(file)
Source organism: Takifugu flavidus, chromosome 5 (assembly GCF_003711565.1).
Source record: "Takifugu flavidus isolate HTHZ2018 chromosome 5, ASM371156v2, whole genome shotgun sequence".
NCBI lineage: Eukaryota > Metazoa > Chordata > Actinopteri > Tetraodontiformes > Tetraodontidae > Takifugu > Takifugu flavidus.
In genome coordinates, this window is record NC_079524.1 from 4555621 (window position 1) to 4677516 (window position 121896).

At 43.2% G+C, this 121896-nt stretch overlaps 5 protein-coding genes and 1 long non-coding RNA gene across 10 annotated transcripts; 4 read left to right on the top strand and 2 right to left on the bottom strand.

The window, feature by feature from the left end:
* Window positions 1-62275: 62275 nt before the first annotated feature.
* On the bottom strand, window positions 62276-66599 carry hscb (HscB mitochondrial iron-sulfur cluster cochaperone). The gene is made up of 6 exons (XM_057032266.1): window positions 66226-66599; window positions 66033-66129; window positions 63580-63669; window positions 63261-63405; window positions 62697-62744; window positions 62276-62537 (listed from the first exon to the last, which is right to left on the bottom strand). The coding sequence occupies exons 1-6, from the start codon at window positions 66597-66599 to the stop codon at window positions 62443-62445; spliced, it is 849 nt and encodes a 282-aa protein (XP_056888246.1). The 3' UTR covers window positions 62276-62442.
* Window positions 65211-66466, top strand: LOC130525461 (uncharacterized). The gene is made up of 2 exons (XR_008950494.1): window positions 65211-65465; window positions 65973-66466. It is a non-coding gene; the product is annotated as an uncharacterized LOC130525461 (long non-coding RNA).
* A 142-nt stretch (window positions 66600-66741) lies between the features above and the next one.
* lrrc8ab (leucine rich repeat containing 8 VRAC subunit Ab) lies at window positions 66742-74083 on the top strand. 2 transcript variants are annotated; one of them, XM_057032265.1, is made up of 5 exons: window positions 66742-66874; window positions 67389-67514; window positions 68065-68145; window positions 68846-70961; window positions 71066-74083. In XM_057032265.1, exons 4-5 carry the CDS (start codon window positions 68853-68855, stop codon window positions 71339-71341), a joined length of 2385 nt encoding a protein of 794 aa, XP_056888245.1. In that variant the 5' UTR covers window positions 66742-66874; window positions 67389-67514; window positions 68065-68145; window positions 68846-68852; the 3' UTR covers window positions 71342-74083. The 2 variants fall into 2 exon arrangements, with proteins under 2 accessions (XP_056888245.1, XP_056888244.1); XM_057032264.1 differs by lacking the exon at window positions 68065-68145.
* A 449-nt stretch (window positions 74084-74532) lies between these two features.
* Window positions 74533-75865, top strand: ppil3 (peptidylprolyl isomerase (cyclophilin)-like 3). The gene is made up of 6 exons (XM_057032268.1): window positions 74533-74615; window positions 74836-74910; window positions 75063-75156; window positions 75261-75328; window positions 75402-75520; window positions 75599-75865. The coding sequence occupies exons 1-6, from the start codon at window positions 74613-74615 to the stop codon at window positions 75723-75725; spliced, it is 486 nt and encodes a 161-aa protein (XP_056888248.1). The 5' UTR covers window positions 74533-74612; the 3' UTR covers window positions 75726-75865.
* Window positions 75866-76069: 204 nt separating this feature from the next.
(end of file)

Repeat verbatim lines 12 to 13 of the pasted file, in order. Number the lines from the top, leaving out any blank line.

* A 449-nt stretch (window positions 74084-74532) lies between these two features.
* Window positions 74533-75865, top strand: ppil3 (peptidylprolyl isomerase (cyclophilin)-like 3). The gene is made up of 6 exons (XM_057032268.1): window positions 74533-74615; window positions 74836-74910; window positions 75063-75156; window positions 75261-75328; window positions 75402-75520; window positions 75599-75865. The coding sequence occupies exons 1-6, from the start codon at window positions 74613-74615 to the stop codon at window positions 75723-75725; spliced, it is 486 nt and encodes a 161-aa protein (XP_056888248.1). The 5' UTR covers window positions 74533-74612; the 3' UTR covers window positions 75726-75865.